How they trick us with LED lights to “save energy”


As we all know, the great energy alternative that came in to replace traditional light bulbs was the leds. LED bulbs are very energy efficient, but maintain the look and feel of an incandescent bulb.

And it is that, technically, LED bulbs are not bulbs: LED stands for “light-emitting diode”. They are tiny semiconductors (diodes) wrapped in plastic to protect the elements and focus the light. light.

When we talk about a “traditional light bulb,” we mean an incandescent light bulb, the kind that has been around since Thomas Edison patented his invention in 1879. These light bulbs they have filaments that glow, producing heat and light when energy flows through them.

LED lights, on the other hand, have electrons that flow to create photons – light that we can see. Photons generate almost no heat. LED lights also require much less energy to create the same amount of brightness as incandescent lights, and they last much longer.

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LED bulbs use 75% less energy than traditional lighting. At low power levels, the difference is even greater. However, today we are not here to talk about the advantages of LED compared to lightning traditional.

Today’s topic focuses on how the LED boom has caused us all to go crazy and completely change the lighting in our homes, businesses and all kinds of establishments, but really we are only increasing consumption.

Despite LED efficiency, we may not be saving as much as we thought

According to data consultancy IHS Markit, LED lights use much less energy per lumen produced. LED lighting uses an average of 40% less energy than fluorescent lamps, and 80% less than incandescent lamps to produce the same amount of light.

The big problem comes when we make the big change to this novelty and begin to illuminate our rooms, whatever they are, with more light than we really need. Lighting is cheaper now, but we are making exorbitant use of these new forms.

A study published in the journal Science Advances used photos from space to show that we are using more lighting than ever. The artificially illuminated surface of the Earth at night increases in luminosity and extent. Of course here, a picture is worth a thousand words.

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“While a central goal of the lighting revolution is lowering energy consumption, the goal could be undermined by a rebound effect of higher energy use in response to lower cost of light”they explain.

LED strips in a mirrors

We may be fighting against air pollution, but to this battle we must now add a new opponent: light pollution. And of course, logically this for manufacturers is a bottomless pit of benefits that they are not willing to give up.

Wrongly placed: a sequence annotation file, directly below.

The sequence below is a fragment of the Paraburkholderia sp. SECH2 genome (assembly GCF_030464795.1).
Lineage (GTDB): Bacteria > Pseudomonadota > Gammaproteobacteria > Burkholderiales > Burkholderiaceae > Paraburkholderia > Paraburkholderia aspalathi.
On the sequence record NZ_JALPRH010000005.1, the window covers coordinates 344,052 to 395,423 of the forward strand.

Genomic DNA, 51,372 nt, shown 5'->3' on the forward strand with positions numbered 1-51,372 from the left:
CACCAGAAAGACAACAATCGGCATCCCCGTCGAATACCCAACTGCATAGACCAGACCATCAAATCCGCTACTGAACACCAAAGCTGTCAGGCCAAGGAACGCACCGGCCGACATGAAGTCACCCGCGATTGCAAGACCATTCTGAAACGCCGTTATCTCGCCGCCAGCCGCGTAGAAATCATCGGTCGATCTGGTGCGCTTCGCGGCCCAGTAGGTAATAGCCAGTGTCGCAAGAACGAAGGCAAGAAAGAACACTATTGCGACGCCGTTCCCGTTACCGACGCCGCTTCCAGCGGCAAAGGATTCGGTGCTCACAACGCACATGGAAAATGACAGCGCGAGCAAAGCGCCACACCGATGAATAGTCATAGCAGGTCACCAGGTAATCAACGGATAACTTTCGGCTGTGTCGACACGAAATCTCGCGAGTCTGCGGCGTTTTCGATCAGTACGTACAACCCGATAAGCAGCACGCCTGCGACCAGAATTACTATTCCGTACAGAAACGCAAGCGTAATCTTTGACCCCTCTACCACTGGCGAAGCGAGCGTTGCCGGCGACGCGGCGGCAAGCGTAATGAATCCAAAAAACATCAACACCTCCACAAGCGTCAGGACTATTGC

To this we must add the “problem” of tolerance to play with the values ​​of their products. To understand, the tolerance in terms of measurement, is the difference between the maximum and minimum dimensions of the errors that are allowed.

The European tests for light bulbs allow a tolerance threshold of 10% (there can be a lag of up to 10% between what it indicates and reality)which means that a bulb rated at 600 lumens, a measure of brightness, might actually be 540 lumens, but then again, they’re charging you more.

Indeed, the life time of the bulbs must also be taken into account, since manufacturers promise more than 1,000 hours of use in incandescent bulbs, although there are some that have been working for 120 years.

Manufacturers of LED bulbs such as Philips guarantee their LED bulbs for 15,000 effective hours of use and 20,000 starts. But not all manufacturers have the same guarantees.

In the writing of ComputerHoy we have seen how LED bulbs from other brands have blown in our homes long before those 15,000 hours of use, so the supposed savings are in question.

Another of the big problems that favors manufacturers and electricity companies

To all this, as if that were not enough, we must add that the only real winners of this boom are manufacturers and power companies. On the one hand, manufacturers are interested in this new system since instead of selling traditional bulbs, they can now sell LED replacements inflated by excessive marketing, although their prices are no longer an issue.

On the other hand, power companies have a faulty infrastructure if we consider a power grid at its maximum. It would cost them billions to revamp the entire system so they encourage businesses and governments to spend their money on new LED lighting.

In a nutshell, LED lighting has its undeniable advantages.. It’s great for the environment and will reduce your carbon footprint, but financially speaking it’s building a business behind which we always end up losing as ordinary consumers, although we’re also not making mature use of this new way of lighting our homes and companies.